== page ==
Association between circulating CD34- positive cells and serum alkaline phosphatase in relation to body mass index for elderly Japanese men

Yuji Shimizu, Shimpei Sato, Jun Koyamatsu, Hirotomo Yamanashi, Mako Nagayoshi, Koichiro Kadota, Kazuto Tsuruda, Naomi Hayashida, Norio Abiru, Hironori Yamasaki, Noboru Takamura, Takahiro Maeda

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2 Citations (Scopus)


Background: Recent studies have confirmed an association between bone metabolism and vascular homeostasis. However, no study has examined the relationship between serum alkaline phosphatase (ALP) (a marker of bone metabolism) and circulating immature cell such as CD34-positive cells (a marker of vascular homeostasis). Methods: We conducted a cross-sectional study of this association in 272 elderly Japanese men (60-79 years). Because low body mass index (BMI) status is a known characteristic of Japanese with a high incidence rate of stroke, we used a stratified analysis based on BMI. Results: Multivariable linear regression analysis adjusted for confounding factors showed a significant correlation between serum ALP and the number of circulating CD34-positive cells, especially for participants with low BMI (<23 kg/m2). The parameter estimates (β) and 95 % confidence intervals (CI) for one standard deviation increments in serum ALP levels (62 IU/L) for the circulating CD34-positive cell count were β = 0.25 (0.04, 0.45) for total subjects, β = 0.45 (0.16, 0.75) for participants with low BMI (<23 kg/m2), and β = 0.04 (-0.25, 0.34) for participants with high BMI (≥23 kg/m2). Conclusion: Serum ALP correlates positively with circulating CD34-positive cells among a general population of elderly Japanese men, especially those with low BMI (<23 kg/m2). These findings suggest that serum ALP levels may constitute an efficient tool for estimating the risk of insufficient vascular homeostasis, especially for participants with relatively few classical cardiovascular risk factors.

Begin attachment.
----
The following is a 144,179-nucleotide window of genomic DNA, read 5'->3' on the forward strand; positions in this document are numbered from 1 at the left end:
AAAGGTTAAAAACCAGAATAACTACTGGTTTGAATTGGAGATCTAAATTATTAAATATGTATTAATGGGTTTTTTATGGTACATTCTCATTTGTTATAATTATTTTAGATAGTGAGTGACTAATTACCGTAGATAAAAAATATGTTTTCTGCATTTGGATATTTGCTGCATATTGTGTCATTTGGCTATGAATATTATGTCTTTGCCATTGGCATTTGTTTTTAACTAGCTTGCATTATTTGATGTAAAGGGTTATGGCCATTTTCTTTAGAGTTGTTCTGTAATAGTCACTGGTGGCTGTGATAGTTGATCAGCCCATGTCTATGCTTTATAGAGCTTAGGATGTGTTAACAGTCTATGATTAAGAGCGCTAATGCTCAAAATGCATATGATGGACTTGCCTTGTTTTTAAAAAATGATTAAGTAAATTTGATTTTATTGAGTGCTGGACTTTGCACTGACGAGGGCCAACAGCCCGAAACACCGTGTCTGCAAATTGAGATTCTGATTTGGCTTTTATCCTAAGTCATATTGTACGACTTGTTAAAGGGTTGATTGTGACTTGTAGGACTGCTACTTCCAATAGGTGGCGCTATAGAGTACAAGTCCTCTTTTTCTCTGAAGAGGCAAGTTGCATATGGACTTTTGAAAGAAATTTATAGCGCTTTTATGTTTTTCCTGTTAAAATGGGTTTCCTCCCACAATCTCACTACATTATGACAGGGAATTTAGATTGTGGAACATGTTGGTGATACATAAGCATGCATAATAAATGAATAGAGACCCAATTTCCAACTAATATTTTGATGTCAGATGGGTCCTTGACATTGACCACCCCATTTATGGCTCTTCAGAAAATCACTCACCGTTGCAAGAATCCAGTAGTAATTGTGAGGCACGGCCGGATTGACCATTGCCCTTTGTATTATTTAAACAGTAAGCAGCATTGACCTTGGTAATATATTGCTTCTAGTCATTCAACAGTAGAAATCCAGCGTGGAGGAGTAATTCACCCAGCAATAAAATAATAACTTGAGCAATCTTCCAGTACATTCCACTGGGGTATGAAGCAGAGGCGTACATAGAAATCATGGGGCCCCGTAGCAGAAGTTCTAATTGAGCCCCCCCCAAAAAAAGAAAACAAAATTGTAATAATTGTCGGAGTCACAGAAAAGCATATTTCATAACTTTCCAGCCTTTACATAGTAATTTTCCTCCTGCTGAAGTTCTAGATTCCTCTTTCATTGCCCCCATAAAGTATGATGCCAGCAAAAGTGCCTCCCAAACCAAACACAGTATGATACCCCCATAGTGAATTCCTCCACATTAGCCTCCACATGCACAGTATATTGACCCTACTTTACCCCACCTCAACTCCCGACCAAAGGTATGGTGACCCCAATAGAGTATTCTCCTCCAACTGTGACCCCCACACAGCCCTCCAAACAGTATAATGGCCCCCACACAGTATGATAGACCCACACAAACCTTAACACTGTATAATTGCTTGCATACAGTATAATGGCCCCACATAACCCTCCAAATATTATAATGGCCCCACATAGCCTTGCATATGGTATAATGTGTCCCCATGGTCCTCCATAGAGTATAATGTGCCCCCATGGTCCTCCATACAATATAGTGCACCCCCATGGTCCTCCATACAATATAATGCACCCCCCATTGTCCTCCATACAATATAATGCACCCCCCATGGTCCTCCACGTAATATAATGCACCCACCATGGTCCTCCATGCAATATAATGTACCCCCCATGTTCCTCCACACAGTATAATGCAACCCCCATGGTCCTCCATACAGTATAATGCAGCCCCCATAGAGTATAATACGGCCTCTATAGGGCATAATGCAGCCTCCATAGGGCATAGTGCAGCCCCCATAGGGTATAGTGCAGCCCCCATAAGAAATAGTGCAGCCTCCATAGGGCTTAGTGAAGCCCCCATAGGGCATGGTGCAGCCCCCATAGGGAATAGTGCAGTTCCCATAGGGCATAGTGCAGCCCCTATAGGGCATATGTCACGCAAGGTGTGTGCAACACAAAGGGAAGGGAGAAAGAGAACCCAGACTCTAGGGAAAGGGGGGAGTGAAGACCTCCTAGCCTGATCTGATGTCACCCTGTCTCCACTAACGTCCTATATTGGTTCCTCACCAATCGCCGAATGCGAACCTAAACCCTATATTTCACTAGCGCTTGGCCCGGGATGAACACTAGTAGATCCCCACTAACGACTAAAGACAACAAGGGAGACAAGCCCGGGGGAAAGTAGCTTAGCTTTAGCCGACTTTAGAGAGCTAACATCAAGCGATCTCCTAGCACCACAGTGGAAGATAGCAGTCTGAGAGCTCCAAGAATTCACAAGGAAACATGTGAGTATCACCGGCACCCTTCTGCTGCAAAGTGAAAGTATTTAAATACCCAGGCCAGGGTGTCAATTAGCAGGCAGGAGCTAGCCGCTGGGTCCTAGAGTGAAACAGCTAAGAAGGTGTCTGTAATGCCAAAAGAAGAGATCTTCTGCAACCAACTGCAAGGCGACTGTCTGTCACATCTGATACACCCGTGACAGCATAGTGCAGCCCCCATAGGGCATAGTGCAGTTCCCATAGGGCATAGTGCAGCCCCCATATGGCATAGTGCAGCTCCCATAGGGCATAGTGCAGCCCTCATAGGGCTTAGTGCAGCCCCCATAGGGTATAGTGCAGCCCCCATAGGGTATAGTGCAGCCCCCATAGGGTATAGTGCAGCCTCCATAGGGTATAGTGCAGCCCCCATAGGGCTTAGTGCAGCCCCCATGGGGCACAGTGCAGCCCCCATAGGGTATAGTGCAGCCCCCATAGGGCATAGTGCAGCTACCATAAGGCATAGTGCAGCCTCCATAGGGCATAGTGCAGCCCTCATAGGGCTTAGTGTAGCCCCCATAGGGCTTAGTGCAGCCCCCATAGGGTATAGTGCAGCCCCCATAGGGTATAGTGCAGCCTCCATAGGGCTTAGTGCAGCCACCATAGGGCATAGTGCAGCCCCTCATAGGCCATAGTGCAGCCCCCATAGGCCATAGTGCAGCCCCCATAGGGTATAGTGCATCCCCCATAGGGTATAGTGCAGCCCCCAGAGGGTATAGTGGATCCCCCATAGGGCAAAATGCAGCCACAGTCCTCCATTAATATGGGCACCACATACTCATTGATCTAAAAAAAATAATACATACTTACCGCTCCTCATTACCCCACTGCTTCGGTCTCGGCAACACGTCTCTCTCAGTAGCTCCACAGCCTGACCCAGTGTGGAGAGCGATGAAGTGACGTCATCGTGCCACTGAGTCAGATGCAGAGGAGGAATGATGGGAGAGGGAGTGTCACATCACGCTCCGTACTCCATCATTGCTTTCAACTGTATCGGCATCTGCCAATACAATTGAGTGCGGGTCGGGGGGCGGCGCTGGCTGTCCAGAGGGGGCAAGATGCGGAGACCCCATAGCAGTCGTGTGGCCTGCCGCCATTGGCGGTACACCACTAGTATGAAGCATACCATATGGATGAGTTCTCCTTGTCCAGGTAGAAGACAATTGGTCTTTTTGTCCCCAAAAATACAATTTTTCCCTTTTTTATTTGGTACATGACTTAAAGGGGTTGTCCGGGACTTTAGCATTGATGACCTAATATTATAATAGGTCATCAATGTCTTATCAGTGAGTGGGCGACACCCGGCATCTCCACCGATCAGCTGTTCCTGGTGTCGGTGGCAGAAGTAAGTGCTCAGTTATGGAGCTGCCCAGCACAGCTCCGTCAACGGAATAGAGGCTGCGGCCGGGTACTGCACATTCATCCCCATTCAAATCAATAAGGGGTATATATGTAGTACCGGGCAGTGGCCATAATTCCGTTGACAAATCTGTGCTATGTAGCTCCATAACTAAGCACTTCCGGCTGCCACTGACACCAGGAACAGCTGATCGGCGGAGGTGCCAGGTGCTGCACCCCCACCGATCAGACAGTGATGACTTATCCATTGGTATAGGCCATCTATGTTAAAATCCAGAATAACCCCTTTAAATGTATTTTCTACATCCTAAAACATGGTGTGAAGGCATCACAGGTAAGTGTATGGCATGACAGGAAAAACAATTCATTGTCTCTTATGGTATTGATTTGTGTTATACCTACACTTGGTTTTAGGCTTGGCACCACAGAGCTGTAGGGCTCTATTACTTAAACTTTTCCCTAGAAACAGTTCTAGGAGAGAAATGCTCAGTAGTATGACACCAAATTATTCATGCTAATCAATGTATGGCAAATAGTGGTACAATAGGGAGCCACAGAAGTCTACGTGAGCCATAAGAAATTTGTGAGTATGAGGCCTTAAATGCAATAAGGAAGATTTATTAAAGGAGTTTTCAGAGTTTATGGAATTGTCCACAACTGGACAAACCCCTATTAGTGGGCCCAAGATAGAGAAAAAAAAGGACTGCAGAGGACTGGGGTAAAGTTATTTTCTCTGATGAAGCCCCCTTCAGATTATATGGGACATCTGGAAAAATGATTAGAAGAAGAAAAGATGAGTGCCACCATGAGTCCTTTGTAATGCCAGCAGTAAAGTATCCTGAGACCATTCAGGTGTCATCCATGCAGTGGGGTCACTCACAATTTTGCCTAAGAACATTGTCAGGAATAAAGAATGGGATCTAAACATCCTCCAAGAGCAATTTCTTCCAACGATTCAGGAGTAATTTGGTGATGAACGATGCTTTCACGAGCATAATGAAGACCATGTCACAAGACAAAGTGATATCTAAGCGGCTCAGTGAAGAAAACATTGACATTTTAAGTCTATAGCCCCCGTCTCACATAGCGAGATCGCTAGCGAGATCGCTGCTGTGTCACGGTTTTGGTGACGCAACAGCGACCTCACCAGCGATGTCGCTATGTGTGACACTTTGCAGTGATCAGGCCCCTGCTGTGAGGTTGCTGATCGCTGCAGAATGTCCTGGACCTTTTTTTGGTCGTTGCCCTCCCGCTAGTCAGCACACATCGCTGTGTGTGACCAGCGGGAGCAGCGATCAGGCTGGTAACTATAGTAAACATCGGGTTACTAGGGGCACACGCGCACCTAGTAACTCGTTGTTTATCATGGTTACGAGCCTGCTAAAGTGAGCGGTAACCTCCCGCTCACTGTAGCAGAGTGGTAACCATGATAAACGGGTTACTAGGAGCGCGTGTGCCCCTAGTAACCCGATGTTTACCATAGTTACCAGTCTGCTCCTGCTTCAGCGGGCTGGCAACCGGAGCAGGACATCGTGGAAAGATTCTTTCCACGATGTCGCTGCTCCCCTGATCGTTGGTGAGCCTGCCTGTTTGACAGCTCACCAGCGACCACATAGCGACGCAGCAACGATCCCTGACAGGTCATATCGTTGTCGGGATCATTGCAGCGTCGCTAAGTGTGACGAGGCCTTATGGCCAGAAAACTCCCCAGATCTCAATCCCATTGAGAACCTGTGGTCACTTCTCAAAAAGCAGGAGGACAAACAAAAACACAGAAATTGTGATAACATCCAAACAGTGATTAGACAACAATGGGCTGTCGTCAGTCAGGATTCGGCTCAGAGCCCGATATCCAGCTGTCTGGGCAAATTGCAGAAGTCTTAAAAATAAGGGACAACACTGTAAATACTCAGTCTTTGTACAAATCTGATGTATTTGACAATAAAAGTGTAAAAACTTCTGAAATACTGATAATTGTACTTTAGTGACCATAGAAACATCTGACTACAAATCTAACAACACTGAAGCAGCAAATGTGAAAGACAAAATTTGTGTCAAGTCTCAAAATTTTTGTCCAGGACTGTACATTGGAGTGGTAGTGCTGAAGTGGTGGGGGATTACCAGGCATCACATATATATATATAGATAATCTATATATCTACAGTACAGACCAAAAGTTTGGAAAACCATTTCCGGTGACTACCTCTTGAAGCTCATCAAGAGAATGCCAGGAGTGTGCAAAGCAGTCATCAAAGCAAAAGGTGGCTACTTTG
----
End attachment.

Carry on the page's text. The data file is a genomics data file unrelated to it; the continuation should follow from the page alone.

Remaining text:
Original languageEnglish
Article number2
JournalJournal of physiological anthropology
Issue number1
Publication statusPublished - Jan 14 2016
Externally publishedYes

All Science Journal Classification (ASJC) codes

  • Human Factors and Ergonomics
  • Physiology
  • Orthopedics and Sports Medicine
  • Anthropology
  • Public Health, Environmental and Occupational Health
  • Physiology (medical)


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